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PostSubject: Re: Fleeing as a charge reaction   Fri Mar 20, 2009 2:01 am

first, if you can get fast cav in the backfield like that on a regular basis, you are either an amazing player, or playing some really poor ones. As for flyers...not all armies have flyers worth buying or they take up a slot better used for something else. Some examples that come to mind are Ogre Kingdoms, they have neither fast cav or flyers and Wood Elves, they can bring 50 point eagles, but they lose the option for a Treeman in that slot. Their Hawk riders are far too expensive to consider. Their cheapest fast cav are shooters at 24 points per model for a horse, spear, no armor and a longbow that loses the wood elf specials. I should point out that you can buy 2 archers that keep all the wood elf specials for the same price.
For some armies, it is viable. Dark Elves have cheap flyers and reasonable fast cav. Brets have arguably some of the best flyers in the game which could end up in the backfield due to over run and pursuit rules. Vampire Counts have some decent flyers for a good price, but have more opportunity to get units in the backfield in the magic phase. I am not familiar enough with most of the other armies to say for sure, but I am willing to bet that Dwarves would have a hard time fielding enough flyers or fast cav to mount a decent defense against the "fleeing as an exploit" maneuver.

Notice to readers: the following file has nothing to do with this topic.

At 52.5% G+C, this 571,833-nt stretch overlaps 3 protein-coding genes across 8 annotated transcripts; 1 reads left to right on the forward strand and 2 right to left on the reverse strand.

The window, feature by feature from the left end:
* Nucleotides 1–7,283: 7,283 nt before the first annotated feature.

Just my 2 cents of course. Everyone is entitled to an opinion and just because it doesn't agree with mine doesn't make it wrong. And now for the disclaimer because I have always wanted to say it Smile.

These opinions do not represent the opinions of these forums or their affiliates.
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PostSubject: Re: Fleeing as a charge reaction   Fri Mar 20, 2009 2:55 am

I just read something in the FAQ part 2 that might shed some light on casting into combat. The question was about the spell from the colloge of metal called rule of burning iron and it states that it can be cast into combat even though the spell itself does not specifically state it can be cast into combat. This makes it fuzzy on rather or not tree singing can be.